Environmental Monitoring and Assessment

, Volume 128, Issue 1, pp 369–379

Spatial Analysis of Volatile Organic Compounds from a Community-Based Air Toxics Monitoring Network in Deer Park, Texas, USA

  • Luther A. Smith
  • Thomas H. Stock
  • Kuenja C. Chung
  • Shaibal Mukerjee
  • Xiaojuan L. Liao
  • Casson Stallings
  • Masoud Afshar
Original Article

DOI: 10.1007/s10661-006-9320-8

Cite this article as:
Smith, L.A., Stock, T.H., Chung, K.C. et al. Environ Monit Assess (2007) 128: 369. doi:10.1007/s10661-006-9320-8

Abstract

In the summer of 2003, ambient air concentrations of volatile organic compounds (VOCs) were measured at 12 sites within a 3-km radius in Deer Park, Texas near Houston. The purpose of the study was to assess local spatial influence of traffic and other urban sources and was part of a larger investigation of VOC spatial and temporal heterogeneity influences in selected areas of Houston. Seventy 2-h samples were collected using passive organic vapor monitors. Most measurements of 13 VOC species were greater than the method detection limits. Samplers were located at 10 residential sites, a regulatory air monitoring station, and a site located at the centroid of the census tract in which the regulatory station was located. For residential sites, sampler placement locations (e. g., covered porch vs. house eaves) had no effect on concentration with the exception of methyl tertiary-butyl ether (MTBE). Relatively high correlations (Pearson r > 0.8) were found between toluene, ethylbenzene, and o,m,p-xylenes suggesting petroleum-related influence. Chloroform was not correlated with these species or benzene (Pearson r < 0.35) suggesting a different source influence, possibly from process-related activities. As shown in other spatial studies, wind direction relative to source location had an effect on VOC concentrations.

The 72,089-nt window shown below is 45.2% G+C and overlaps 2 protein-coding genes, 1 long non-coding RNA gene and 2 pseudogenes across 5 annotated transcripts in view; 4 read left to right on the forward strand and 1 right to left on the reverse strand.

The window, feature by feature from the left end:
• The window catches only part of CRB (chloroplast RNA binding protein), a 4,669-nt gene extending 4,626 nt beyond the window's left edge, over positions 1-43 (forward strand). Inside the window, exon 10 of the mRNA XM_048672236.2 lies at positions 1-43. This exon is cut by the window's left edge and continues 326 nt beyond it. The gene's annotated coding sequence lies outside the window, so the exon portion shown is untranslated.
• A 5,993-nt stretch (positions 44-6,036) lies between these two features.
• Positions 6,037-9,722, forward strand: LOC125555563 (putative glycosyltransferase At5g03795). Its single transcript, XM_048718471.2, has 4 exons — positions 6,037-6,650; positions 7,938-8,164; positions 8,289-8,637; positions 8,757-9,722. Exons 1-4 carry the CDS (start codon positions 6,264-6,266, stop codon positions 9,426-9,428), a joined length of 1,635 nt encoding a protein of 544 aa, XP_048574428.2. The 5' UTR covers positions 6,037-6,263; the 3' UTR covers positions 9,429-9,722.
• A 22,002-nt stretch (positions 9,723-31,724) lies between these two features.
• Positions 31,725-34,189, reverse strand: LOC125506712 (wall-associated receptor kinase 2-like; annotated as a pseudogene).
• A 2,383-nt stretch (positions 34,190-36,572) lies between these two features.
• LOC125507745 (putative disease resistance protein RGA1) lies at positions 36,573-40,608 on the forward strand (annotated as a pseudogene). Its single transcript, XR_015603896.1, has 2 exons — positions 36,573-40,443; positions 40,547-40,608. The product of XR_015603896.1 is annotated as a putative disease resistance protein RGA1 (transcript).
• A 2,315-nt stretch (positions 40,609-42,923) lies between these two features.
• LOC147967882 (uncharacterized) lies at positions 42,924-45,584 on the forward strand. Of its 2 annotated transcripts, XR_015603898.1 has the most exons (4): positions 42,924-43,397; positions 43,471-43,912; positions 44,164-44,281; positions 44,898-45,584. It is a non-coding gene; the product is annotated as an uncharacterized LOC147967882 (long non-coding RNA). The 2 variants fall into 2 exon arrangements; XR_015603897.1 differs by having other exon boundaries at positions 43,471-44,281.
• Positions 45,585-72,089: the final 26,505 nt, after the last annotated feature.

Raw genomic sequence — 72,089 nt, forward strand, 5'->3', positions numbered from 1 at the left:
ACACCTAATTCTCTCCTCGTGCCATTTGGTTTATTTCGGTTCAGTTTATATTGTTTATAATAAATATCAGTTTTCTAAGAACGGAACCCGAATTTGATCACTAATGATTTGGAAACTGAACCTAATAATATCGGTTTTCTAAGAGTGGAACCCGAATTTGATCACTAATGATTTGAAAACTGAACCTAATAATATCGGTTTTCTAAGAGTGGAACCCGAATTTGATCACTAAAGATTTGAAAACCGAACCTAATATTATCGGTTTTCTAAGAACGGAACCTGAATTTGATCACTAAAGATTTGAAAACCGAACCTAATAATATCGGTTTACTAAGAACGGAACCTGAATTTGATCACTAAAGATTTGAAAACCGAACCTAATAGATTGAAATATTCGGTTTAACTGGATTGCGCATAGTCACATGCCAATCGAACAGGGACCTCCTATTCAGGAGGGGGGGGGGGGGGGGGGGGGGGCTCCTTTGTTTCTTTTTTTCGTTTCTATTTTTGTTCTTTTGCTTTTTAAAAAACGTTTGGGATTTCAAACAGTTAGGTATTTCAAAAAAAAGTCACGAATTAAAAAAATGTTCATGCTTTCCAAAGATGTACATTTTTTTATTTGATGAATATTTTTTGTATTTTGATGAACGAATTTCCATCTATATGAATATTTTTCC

Keywords

Air pollutionPassive samplersRefineriesTrafficSpatial analysisVolatile organic compounds (VOC)Wind direction

Copyright information

© Springer Science + Business Media B.V. 2006

Authors and Affiliations

  • Luther A. Smith
    • 1
  • Thomas H. Stock
    • 2
  • Kuenja C. Chung
    • 3
  • Shaibal Mukerjee
    • 4
  • Xiaojuan L. Liao
    • 1
  • Casson Stallings
    • 1
  • Masoud Afshar
    • 2
  1. 1.Alion Science and Technology, Inc.DurhamUSA
  2. 2.University of Texas, Health Science Center at Houston, School of Public HealthHoustonUSA
  3. 3.U.S. Environmental Protection Agency, Region 6DallasUSA
  4. 4.U.S. Environmental Protection Agency, National Exposure Research LaboratoryDurhamUSA